Debt â€œHold Upâ€ and International Lending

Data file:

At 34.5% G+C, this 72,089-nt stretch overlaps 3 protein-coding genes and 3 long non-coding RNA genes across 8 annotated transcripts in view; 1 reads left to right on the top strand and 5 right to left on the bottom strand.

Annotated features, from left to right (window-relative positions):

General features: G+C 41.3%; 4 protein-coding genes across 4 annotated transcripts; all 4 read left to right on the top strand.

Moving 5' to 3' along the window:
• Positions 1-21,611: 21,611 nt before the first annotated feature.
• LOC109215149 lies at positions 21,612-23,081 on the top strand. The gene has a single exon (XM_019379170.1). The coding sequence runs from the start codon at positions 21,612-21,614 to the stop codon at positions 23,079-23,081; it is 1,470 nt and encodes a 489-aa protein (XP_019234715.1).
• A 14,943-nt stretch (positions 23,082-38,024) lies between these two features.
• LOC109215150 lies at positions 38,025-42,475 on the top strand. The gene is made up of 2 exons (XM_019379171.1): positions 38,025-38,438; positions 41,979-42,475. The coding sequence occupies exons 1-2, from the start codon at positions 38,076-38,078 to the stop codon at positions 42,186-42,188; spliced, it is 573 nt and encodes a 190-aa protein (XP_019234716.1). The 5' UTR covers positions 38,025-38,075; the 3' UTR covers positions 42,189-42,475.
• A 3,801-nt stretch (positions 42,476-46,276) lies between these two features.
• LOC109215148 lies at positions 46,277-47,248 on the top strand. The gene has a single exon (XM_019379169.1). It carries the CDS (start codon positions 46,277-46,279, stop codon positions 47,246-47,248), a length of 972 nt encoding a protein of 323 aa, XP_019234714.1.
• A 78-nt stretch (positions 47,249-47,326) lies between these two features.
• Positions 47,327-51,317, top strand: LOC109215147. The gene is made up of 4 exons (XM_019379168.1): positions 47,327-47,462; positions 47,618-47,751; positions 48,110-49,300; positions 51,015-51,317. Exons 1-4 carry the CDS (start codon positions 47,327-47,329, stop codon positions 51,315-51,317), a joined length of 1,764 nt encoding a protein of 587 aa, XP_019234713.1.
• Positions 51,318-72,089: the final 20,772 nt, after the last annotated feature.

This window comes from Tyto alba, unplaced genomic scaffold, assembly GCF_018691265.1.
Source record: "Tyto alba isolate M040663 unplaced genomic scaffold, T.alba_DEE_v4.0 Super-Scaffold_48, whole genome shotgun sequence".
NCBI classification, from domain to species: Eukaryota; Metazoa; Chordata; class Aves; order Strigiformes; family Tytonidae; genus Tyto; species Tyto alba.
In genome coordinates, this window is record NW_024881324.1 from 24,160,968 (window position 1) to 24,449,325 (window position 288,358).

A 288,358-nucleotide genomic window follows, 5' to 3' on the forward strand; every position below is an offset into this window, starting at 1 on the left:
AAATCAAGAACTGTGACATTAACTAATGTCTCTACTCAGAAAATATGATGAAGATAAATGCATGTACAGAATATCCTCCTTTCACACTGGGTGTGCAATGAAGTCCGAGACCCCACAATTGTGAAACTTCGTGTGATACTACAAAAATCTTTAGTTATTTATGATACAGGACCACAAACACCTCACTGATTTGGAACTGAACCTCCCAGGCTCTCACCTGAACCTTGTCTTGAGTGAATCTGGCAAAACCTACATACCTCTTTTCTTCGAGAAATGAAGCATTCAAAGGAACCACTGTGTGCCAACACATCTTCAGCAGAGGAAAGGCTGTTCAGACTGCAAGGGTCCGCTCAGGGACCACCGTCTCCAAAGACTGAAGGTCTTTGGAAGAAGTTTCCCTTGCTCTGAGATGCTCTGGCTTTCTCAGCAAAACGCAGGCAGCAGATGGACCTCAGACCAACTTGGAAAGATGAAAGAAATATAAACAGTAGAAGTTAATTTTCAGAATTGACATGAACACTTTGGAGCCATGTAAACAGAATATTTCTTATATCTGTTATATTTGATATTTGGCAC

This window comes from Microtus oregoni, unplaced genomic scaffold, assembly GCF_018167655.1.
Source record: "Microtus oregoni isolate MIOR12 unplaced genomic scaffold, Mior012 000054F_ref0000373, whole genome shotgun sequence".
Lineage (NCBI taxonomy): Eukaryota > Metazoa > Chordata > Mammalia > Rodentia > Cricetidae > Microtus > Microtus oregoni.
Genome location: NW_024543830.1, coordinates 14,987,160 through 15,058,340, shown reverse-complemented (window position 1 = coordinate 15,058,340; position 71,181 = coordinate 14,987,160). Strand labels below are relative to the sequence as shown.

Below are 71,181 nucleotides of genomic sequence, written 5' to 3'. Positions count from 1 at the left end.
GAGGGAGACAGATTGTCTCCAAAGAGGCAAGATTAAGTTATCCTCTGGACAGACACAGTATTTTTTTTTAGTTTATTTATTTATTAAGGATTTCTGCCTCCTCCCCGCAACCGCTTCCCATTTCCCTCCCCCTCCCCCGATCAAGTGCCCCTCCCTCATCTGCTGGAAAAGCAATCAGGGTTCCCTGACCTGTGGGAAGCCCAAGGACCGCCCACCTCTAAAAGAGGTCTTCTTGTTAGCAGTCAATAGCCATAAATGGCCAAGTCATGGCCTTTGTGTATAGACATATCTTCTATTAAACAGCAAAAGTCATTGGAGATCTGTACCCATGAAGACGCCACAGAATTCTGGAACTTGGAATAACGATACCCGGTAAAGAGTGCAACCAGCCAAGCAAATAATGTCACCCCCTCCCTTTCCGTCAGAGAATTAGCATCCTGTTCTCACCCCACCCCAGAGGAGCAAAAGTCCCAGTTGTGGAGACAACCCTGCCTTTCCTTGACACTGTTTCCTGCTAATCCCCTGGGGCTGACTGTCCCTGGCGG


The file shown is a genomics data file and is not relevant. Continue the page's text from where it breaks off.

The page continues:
Are lending contracts between international financial institutions (IFIs) and sovereign borrowers optimal? To address this question this paper builds on two ideas. First, the prospect of future debt relief can make it profitable for an IFI to continue lending even if lending contracts are currently violated. Second, some policy makers may prefer not implement reform contracts, and this preference remains unobserved to the IFI. Hence, some governments may strategically implement contracts in order to accumulate debt. When the debt stock becomes sufficiently large, it can be used as an â€œhold upâ€ instrument, enabling the government to implement its preferred policy, assured that lending will continue. To mitigate the risk of â€œhold upâ€, the IFI may use lending contracts to screen such borrowers, leading to distorted reform contracts.
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